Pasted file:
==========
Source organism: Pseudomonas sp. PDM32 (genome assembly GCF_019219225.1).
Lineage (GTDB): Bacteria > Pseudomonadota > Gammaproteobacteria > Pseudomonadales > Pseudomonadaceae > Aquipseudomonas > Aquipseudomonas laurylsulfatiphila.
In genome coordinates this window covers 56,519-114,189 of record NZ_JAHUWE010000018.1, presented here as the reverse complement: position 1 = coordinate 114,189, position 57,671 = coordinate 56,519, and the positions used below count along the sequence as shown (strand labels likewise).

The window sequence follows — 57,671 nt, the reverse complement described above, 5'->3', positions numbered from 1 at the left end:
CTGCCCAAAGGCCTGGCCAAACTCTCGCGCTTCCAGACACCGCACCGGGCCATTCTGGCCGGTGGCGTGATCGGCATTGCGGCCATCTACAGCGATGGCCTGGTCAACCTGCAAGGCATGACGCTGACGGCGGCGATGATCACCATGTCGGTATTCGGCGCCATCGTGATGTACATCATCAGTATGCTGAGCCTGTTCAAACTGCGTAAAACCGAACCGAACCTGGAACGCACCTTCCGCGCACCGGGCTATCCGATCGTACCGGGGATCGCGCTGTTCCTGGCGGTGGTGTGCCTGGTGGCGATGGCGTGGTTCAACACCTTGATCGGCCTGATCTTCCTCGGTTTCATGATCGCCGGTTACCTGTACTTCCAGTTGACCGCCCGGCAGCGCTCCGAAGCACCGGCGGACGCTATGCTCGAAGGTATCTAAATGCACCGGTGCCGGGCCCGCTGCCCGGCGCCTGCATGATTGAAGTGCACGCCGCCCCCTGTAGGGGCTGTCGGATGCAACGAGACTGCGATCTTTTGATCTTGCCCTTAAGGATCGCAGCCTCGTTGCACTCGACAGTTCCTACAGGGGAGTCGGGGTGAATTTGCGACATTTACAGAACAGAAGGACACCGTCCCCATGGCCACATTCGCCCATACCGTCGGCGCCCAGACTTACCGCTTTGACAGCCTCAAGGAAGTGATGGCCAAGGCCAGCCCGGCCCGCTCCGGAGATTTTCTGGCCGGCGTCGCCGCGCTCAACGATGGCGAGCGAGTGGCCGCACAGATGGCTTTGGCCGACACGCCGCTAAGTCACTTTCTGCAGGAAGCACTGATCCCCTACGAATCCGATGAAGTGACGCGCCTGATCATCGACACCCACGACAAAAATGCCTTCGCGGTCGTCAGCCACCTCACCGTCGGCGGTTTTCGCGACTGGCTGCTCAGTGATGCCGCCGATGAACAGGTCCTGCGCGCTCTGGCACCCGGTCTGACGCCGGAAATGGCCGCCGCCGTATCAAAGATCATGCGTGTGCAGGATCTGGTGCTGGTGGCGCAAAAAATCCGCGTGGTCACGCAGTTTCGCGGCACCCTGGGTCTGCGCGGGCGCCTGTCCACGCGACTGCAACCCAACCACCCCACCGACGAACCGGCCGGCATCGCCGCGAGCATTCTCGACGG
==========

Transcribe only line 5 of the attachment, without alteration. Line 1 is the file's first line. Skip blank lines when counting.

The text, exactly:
CTGCCCAAAGGCCTGGCCAAACTCTCGCGCTTCCAGACACCGCACCGGGCCATTCTGGCCGGTGGCGTGATCGGCATTGCGGCCATCTACAGCGATGGCCTGGTCAACCTGCAAGGCATGACGCTGACGGCGGCGATGATCACCATGTCGGTATTCGGCGCCATCGTGATGTACATCATCAGTATGCTGAGCCTGTTCAAACTGCGTAAAACCGAACCGAACCTGGAACGCACCTTCCGCGCACCGGGCTATCCGATCGTACCGGGGATCGCGCTGTTCCTGGCGGTGGTGTGCCTGGTGGCGATGGCGTGGTTCAACACCTTGATCGGCCTGATCTTCCTCGGTTTCATGATCGCCGGTTACCTGTACTTCCAGTTGACCGCCCGGCAGCGCTCCGAAGCACCGGCGGACGCTATGCTCGAAGGTATCTAAATGCACCGGTGCCGGGCCCGCTGCCCGGCGCCTGCATGATTGAAGTGCACGCCGCCCCCTGTAGGGGCTGTCGGATGCAACGAGACTGCGATCTTTTGATCTTGCCCTTAAGGATCGCAGCCTCGTTGCACTCGACAGTTCCTACAGGGGAGTCGGGGTGAATTTGCGACATTTACAGAACAGAAGGACACCGTCCCCATGGCCACATTCGCCCATACCGTCGGCGCCCAGACTTACCGCTTTGACAGCCTCAAGGAAGTGATGGCCAAGGCCAGCCCGGCCCGCTCCGGAGATTTTCTGGCCGGCGTCGCCGCGCTCAACGATGGCGAGCGAGTGGCCGCACAGATGGCTTTGGCCGACACGCCGCTAAGTCACTTTCTGCAGGAAGCACTGATCCCCTACGAATCCGATGAAGTGACGCGCCTGATCATCGACACCCACGACAAAAATGCCTTCGCGGTCGTCAGCCACCTCACCGTCGGCGGTTTTCGCGACTGGCTGCTCAGTGATGCCGCCGATGAACAGGTCCTGCGCGCTCTGGCACCCGGTCTGACGCCGGAAATGGCCGCCGCCGTATCAAAGATCATGCGTGTGCAGGATCTGGTGCTGGTGGCGCAAAAAATCCGCGTGGTCACGCAGTTTCGCGGCACCCTGGGTCTGCGCGGGCGCCTGTCCACGCGACTGCAACCCAACCACCCCACCGACGAACCGGCCGGCATCGCCGCGAGCATTCTCGACGG